Comparative law paper on data retention regulation in a sample of EU Member States
Within the context of the SURVEILLE project, which offers a legal and ethical analysis of issues surrounding the use of surveillance technologies in the three phases of countering serious crime (prevention, investigation and prosecution) at the national as well as at the EU level, this deliverable focuses on the use of retained data in the fight against serious crime. This research aims at conducting a comparative study of the use of retained data within selected national jurisdictions for the purpose of investigating and prosecuting serious crime. The authors are testing in this paper a hypothesis, which is used to describe a trend underlying a current evolution in this domain. The hypothesis relates to the so-called catalysing effect of serious crime on the increasing use of data retention for the purpose of investigating and prosecuting serious crime. The catalysing effect of serious crime on the use of such a measure is amplified by the fact that the Data Retention Directive leaves a wide discretion to Member States and that the implementing legislation broadens the scope of application of data retention both regarding offences and authorities involved. Thus, the access of data retained by the private sector for investigation purposes and the subsequent use for prosecution purposes has been studied in nine EU Member States, namely Belgium, France, Germany, Italy, the Netherlands, Poland, Romania, Spain and the United Kingdom. The comparative analysis of these case studies allow us to highlight potential differences in those legal provisions that regulate the retention and subsequent use of information between European Member States with an authoritarian past and Member States without such a past. The human rights dimension is the normative background of the project as a whole, and thus of the present work.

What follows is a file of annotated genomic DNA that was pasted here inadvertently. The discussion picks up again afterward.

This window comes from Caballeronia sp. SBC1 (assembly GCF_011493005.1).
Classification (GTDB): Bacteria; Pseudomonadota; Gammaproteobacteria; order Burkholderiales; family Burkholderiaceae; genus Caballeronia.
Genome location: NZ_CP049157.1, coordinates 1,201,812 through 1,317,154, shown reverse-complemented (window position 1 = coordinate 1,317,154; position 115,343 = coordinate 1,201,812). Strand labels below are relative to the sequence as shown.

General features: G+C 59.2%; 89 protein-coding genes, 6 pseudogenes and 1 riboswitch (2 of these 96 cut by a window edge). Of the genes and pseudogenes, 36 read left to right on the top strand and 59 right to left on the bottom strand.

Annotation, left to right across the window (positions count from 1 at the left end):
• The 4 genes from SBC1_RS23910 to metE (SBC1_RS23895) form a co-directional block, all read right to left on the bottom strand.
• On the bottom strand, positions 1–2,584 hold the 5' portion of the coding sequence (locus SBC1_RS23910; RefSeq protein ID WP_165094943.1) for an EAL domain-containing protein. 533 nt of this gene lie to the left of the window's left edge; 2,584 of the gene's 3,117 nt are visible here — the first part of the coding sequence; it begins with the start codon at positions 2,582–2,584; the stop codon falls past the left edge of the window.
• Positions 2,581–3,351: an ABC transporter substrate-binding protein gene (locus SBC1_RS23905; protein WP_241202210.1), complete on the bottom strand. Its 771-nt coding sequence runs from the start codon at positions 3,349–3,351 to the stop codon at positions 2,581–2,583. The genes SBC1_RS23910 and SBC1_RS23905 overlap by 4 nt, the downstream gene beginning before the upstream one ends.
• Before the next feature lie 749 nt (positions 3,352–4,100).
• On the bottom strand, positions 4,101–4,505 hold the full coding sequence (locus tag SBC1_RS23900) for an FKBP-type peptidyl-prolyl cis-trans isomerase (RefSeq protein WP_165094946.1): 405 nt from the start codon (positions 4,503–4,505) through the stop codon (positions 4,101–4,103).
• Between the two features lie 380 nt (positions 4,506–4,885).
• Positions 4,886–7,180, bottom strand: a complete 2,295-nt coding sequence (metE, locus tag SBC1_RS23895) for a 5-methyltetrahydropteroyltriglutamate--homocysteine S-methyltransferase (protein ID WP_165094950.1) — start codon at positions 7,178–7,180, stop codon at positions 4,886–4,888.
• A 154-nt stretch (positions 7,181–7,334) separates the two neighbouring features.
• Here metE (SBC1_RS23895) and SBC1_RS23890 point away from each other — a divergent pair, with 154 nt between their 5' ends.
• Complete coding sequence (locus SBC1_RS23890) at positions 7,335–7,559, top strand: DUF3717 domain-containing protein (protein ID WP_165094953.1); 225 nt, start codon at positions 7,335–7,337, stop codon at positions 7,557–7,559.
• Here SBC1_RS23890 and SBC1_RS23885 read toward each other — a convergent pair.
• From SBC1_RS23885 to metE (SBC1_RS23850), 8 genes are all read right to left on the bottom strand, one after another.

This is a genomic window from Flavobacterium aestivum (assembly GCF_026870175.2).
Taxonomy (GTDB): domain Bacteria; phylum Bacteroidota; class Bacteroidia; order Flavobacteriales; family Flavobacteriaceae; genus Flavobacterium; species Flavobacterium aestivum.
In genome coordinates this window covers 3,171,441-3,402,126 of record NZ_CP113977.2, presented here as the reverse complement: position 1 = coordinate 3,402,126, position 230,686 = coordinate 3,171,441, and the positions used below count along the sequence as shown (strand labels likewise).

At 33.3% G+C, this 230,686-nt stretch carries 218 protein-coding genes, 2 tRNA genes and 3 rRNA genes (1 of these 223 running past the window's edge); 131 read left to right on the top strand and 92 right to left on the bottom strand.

This project receives funding from the European Union's Horizon 2020 research and innovation programme under the Marie Sklodowska-Curie Grant Agreement No 722826.